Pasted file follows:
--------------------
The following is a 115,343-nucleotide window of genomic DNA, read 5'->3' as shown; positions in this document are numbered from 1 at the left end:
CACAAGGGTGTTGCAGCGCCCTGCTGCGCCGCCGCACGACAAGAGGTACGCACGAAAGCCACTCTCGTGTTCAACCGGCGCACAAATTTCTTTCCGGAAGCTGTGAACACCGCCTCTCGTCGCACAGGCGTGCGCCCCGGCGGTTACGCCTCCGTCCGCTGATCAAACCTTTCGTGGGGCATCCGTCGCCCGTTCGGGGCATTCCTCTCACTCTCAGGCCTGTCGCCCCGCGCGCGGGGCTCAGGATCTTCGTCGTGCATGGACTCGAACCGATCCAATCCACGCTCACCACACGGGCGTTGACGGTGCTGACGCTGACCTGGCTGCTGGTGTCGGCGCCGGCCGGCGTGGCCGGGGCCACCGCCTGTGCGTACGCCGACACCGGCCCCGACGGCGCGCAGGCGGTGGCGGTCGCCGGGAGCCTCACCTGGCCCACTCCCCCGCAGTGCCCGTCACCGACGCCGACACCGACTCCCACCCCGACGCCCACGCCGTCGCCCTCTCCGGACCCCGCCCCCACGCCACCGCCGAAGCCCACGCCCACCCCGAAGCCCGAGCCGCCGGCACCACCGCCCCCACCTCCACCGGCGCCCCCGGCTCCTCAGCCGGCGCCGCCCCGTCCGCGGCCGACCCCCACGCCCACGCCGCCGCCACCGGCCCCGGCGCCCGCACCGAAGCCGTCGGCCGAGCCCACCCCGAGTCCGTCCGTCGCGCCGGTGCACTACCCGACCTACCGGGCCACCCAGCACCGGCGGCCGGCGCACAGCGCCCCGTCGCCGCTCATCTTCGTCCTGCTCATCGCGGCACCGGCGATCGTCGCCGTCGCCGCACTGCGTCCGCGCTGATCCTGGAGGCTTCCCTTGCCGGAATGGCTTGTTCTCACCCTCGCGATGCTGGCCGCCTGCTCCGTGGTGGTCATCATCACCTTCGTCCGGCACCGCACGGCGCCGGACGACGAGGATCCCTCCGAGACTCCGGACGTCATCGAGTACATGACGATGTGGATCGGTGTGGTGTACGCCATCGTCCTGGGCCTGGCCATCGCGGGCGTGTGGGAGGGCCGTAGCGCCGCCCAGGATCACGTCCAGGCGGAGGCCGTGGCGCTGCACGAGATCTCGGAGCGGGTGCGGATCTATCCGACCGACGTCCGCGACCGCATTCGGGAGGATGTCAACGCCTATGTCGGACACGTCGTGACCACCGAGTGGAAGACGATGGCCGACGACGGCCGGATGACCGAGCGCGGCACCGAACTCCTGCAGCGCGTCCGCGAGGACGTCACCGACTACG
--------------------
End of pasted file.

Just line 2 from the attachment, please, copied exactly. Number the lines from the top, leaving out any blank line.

CACAAGGGTGTTGCAGCGCCCTGCTGCGCCGCCGCACGACAAGAGGTACGCACGAAAGCCACTCTCGTGTTCAACCGGCGCACAAATTTCTTTCCGGAAGCTGTGAACACCGCCTCTCGTCGCACAGGCGTGCGCCCCGGCGGTTACGCCTCCGTCCGCTGATCAAACCTTTCGTGGGGCATCCGTCGCCCGTTCGGGGCATTCCTCTCACTCTCAGGCCTGTCGCCCCGCGCGCGGGGCTCAGGATCTTCGTCGTGCATGGACTCGAACCGATCCAATCCACGCTCACCACACGGGCGTTGACGGTGCTGACGCTGACCTGGCTGCTGGTGTCGGCGCCGGCCGGCGTGGCCGGGGCCACCGCCTGTGCGTACGCCGACACCGGCCCCGACGGCGCGCAGGCGGTGGCGGTCGCCGGGAGCCTCACCTGGCCCACTCCCCCGCAGTGCCCGTCACCGACGCCGACACCGACTCCCACCCCGACGCCCACGCCGTCGCCCTCTCCGGACCCCGCCCCCACGCCACCGCCGAAGCCCACGCCCACCCCGAAGCCCGAGCCGCCGGCACCACCGCCCCCACCTCCACCGGCGCCCCCGGCTCCTCAGCCGGCGCCGCCCCGTCCGCGGCCGACCCCCACGCCCACGCCGCCGCCACCGGCCCCGGCGCCCGCACCGAAGCCGTCGGCCGAGCCCACCCCGAGTCCGTCCGTCGCGCCGGTGCACTACCCGACCTACCGGGCCACCCAGCACCGGCGGCCGGCGCACAGCGCCCCGTCGCCGCTCATCTTCGTCCTGCTCATCGCGGCACCGGCGATCGTCGCCGTCGCCGCACTGCGTCCGCGCTGATCCTGGAGGCTTCCCTTGCCGGAATGGCTTGTTCTCACCCTCGCGATGCTGGCCGCCTGCTCCGTGGTGGTCATCATCACCTTCGTCCGGCACCGCACGGCGCCGGACGACGAGGATCCCTCCGAGACTCCGGACGTCATCGAGTACATGACGATGTGGATCGGTGTGGTGTACGCCATCGTCCTGGGCCTGGCCATCGCGGGCGTGTGGGAGGGCCGTAGCGCCGCCCAGGATCACGTCCAGGCGGAGGCCGTGGCGCTGCACGAGATCTCGGAGCGGGTGCGGATCTATCCGACCGACGTCCGCGACCGCATTCGGGAGGATGTCAACGCCTATGTCGGACACGTCGTGACCACCGAGTGGAAGACGATGGCCGACGACGGCCGGATGACCGAGCGCGGCACCGAACTCCTGCAGCGCGTCCGCGAGGACGTCACCGACTACG